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FTC Bans Noncompete Agreements, Businesses Vow Fight

— May 13, 2024

Proponents of the FTC’s decision believe it will empower workers to negotiate higher wages and pursue better employment opportunities.

In a landmark decision, the Federal Trade Commission (FTC) voted to ban noncompete agreements for most American workers. This controversial move, hailed by worker advocates and denounced by business groups, is expected to spark a legal battle with significant implications for the U.S. labor market.

The 3-2 vote, split along party lines, prohibits employers from requiring workers to sign agreements that restrict them from joining competitors or starting their own businesses after leaving a job. The FTC estimates this policy affects a staggering 30 million workers, or roughly 18% of the workforce, encompassing everyone from fast-food cashiers to CEOs.

Lina Khan, the FTC Chair, championed the decision, emphasizing the stifling effect noncompete agreements have on worker mobility and economic freedom. She noted that they not only restrict opportunities for workers but potentially infringe on other fundamental rights by blocking them from changing jobs.

“Robbing people of their economic liberty also robs them of all sorts of other freedoms, chilling speech, infringing on their religious practice, and impeding people’s right to organize,” Khan said.

Proponents of the ban believe it will empower workers to negotiate higher wages and pursue better opportunities, ultimately boosting the economy through increased competition and innovation. The FTC predicts the ban could lead to a staggering $300 billion annual increase in wages as workers have more freedom to switch jobs.

However, the business community is fiercely opposed to the ruling. The U.S. Chamber of Commerce, the nation’s largest business lobby, swiftly announced plans to sue the FTC, calling the ban “unnecessary, unlawful, and a blatant power grab.”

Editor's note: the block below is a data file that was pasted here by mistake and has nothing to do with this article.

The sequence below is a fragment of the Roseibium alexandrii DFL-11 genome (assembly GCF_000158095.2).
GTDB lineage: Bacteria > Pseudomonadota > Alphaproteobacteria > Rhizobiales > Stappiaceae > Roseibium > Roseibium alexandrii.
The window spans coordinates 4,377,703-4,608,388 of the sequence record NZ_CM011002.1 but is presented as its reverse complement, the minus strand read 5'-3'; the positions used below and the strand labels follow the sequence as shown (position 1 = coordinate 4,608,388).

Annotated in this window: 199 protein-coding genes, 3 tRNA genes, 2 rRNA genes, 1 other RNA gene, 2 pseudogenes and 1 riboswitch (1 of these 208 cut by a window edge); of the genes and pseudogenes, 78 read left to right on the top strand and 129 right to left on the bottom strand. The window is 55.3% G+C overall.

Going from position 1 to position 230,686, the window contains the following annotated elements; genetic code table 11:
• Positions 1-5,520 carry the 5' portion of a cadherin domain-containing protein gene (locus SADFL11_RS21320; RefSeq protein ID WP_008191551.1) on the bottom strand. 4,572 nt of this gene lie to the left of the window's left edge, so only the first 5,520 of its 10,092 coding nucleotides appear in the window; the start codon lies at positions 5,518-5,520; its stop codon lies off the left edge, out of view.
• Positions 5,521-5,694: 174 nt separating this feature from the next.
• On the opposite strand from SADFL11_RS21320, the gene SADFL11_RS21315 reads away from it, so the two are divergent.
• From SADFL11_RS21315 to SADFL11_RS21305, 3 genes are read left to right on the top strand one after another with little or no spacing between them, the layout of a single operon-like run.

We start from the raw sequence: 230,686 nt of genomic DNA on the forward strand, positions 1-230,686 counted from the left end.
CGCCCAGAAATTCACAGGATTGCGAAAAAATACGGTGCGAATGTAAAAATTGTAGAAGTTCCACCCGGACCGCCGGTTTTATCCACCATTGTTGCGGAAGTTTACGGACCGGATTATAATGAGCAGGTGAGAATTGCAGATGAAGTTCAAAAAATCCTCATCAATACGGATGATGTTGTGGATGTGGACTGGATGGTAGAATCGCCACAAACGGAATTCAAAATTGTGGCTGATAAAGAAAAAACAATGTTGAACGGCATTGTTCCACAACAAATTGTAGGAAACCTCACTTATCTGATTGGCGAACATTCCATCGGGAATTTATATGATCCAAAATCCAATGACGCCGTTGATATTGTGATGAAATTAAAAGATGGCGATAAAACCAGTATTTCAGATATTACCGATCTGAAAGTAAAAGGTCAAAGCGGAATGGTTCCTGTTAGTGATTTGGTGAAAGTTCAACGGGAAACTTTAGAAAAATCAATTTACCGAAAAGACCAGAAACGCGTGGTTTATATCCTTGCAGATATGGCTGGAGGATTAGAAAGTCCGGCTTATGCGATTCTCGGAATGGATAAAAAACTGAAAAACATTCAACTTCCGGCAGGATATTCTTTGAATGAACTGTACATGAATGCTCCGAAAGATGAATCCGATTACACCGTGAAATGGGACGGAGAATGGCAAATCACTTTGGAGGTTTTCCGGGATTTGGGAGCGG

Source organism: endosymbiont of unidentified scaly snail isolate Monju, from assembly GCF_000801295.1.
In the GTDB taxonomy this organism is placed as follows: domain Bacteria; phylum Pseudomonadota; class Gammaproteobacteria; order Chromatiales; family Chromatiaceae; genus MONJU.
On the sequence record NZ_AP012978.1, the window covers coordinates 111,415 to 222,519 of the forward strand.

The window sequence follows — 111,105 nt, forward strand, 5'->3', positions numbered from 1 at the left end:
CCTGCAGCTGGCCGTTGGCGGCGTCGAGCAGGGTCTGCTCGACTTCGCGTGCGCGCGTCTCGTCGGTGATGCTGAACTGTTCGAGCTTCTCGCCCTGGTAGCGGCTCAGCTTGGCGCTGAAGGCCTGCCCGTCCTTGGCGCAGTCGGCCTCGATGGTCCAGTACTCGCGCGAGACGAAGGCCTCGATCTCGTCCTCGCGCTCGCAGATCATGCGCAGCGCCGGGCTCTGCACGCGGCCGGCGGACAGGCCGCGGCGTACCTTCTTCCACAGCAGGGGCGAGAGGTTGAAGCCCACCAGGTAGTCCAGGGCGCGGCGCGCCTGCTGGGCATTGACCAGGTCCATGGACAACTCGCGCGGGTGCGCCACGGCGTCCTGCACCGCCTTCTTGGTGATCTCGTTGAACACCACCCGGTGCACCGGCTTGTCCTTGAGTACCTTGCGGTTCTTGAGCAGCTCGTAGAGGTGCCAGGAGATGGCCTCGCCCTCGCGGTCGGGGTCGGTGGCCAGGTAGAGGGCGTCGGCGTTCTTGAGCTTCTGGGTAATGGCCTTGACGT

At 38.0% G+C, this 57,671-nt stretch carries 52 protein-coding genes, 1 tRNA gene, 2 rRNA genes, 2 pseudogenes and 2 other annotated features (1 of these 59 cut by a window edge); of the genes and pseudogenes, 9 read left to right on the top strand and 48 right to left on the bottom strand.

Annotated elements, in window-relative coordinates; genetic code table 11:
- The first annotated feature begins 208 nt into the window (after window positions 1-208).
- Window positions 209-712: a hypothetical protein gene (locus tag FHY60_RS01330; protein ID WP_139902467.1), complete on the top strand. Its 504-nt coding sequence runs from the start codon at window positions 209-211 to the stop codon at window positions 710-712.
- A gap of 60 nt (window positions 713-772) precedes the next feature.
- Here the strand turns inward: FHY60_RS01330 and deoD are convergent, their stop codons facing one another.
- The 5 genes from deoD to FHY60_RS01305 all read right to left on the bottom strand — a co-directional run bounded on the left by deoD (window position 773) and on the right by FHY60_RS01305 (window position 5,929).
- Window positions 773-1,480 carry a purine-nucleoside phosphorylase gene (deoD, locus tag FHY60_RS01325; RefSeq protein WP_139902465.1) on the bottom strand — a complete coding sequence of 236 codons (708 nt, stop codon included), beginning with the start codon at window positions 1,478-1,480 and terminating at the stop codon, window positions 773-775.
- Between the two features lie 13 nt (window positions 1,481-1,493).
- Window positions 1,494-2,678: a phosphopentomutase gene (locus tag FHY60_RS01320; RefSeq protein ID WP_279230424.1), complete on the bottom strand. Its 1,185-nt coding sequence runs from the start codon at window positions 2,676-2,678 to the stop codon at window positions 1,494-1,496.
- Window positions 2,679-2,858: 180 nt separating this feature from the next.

FTC Bans Noncompete Agreements, Businesses Vow Fight
Photo by RDNE Stock project from Pexels

“This decision sets a dangerous precedent for government micromanagement of business and can harm employers, workers, and our economy,” said Suzanne Clark, the Chamber’s president and CEO.

Businesses argue that noncompete agreements are crucial for protecting trade secrets and intellectual property and incentivize companies to invest in employee training.

The dissenting FTC commissioners echoed these concerns, questioning the agency’s authority to implement such a sweeping rule without explicit congressional authorization. They predict the ban will be struck down in court.

Andrew Ferguson, one of the commission’s two Republican commissioners said, “We are not a legislature. I do not believe we have the power to nullify tens of millions of existing contracts.”

Not long after the vote, Ryan LLC, a tax services firm based in Dallas, Texas, filed a federal lawsuit challenging the ban. In it, Ryan LLC claims that noncompete agreements benefit workers and the economy.

The legality of the FTC’s action remains to be seen. While several states have already banned or restricted noncompete agreements, this federal-level decision represents a significant shift. The upcoming legal battle will determine if the FTC has overstepped its bounds or ushered in a new era of worker empowerment in the U.S.

“Big business lobbyists are already vowing to sue the FTC to stop the noncompete ban from going into effect,” Bharat Ramamurti, the former deputy director of the Biden White House’s National Economic Council, posted to X, in response to news of pending lawsuits. “They love noncompetes as a way to keep workers under their thumb and suppress wages.”


US bans worker ‘noncompete’ agreements as business groups vow to sue

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